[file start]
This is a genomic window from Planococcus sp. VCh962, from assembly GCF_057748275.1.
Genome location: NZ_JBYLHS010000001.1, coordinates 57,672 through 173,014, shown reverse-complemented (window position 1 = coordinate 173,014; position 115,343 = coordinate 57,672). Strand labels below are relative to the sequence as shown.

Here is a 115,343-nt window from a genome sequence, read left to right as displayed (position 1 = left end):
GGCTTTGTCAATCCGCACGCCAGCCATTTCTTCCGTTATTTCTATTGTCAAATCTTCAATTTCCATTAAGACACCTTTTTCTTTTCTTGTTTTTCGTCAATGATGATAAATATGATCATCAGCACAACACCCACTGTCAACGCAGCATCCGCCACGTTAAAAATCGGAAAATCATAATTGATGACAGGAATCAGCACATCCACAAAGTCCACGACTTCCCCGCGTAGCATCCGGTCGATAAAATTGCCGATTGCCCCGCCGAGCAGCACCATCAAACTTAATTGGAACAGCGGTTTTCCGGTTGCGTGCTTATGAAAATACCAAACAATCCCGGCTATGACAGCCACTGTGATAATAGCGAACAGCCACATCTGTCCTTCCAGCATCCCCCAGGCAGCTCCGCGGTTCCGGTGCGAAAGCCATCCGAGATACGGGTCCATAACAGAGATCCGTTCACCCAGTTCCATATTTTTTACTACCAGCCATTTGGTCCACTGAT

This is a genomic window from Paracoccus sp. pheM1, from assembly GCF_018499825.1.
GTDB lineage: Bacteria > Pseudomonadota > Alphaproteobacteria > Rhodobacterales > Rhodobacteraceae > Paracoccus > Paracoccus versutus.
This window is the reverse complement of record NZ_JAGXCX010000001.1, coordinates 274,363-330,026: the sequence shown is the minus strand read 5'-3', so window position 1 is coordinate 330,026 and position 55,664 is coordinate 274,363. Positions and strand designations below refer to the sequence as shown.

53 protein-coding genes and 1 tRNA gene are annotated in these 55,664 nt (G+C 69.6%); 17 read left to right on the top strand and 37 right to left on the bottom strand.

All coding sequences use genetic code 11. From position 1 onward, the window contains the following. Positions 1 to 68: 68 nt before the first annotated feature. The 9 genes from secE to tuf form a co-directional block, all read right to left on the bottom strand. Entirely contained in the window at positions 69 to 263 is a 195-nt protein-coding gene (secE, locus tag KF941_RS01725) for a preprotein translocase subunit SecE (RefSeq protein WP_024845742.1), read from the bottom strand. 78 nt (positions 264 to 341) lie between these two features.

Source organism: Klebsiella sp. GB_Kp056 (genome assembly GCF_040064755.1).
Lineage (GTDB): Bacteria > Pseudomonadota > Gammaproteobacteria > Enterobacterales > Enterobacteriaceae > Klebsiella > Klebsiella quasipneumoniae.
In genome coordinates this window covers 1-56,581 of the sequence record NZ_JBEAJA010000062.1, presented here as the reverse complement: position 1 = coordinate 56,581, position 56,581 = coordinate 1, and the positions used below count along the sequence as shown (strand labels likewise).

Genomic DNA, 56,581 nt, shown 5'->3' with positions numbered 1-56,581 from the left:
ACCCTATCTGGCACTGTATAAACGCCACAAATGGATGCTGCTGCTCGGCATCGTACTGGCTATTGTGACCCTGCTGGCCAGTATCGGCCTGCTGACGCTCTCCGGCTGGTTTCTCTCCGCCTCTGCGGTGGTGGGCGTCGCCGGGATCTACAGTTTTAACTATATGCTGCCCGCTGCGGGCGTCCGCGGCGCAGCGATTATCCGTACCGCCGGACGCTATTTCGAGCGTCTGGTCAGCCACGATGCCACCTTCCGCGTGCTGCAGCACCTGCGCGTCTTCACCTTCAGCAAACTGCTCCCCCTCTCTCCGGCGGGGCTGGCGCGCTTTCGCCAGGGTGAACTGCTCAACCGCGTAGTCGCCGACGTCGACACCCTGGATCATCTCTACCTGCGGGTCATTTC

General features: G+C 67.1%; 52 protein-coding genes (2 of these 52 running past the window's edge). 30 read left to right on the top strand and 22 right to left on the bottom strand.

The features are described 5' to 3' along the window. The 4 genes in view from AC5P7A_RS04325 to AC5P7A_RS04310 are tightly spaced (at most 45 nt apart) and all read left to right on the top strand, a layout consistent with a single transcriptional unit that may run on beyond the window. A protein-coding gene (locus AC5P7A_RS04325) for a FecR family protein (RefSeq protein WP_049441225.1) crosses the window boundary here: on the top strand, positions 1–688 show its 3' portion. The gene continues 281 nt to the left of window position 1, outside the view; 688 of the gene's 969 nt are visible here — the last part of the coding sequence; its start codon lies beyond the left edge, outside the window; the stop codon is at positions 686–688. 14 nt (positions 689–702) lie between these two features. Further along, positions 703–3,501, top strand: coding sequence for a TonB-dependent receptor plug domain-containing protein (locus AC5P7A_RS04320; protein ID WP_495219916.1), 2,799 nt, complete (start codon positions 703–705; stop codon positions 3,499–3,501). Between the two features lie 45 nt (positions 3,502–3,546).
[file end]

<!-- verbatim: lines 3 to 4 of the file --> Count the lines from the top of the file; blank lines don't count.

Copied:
Here is a 115,343-nt window from a genome sequence, read left to right as displayed (position 1 = left end):
GGCTTTGTCAATCCGCACGCCAGCCATTTCTTCCGTTATTTCTATTGTCAAATCTTCAATTTCCATTAAGACACCTTTTTCTTTTCTTGTTTTTCGTCAATGATGATAAATATGATCATCAGCACAACACCCACTGTCAACGCAGCATCCGCCACGTTAAAAATCGGAAAATCATAATTGATGACAGGAATCAGCACATCCACAAAGTCCACGACTTCCCCGCGTAGCATCCGGTCGATAAAATTGCCGATTGCCCCGCCGAGCAGCACCATCAAACTTAATTGGAACAGCGGTTTTCCGGTTGCGTGCTTATGAAAATACCAAACAATCCCGGCTATGACAGCCACTGTGATAATAGCGAACAGCCACATCTGTCCTTCCAGCATCCCCCAGGCAGCTCCGCGGTTCCGGTGCGAAAGCCATCCGAGATACGGGTCCATAACAGAGATCCGTTCACCCAGTTCCATATTTTTTACTACCAGCCATTTGGTCCACTGAT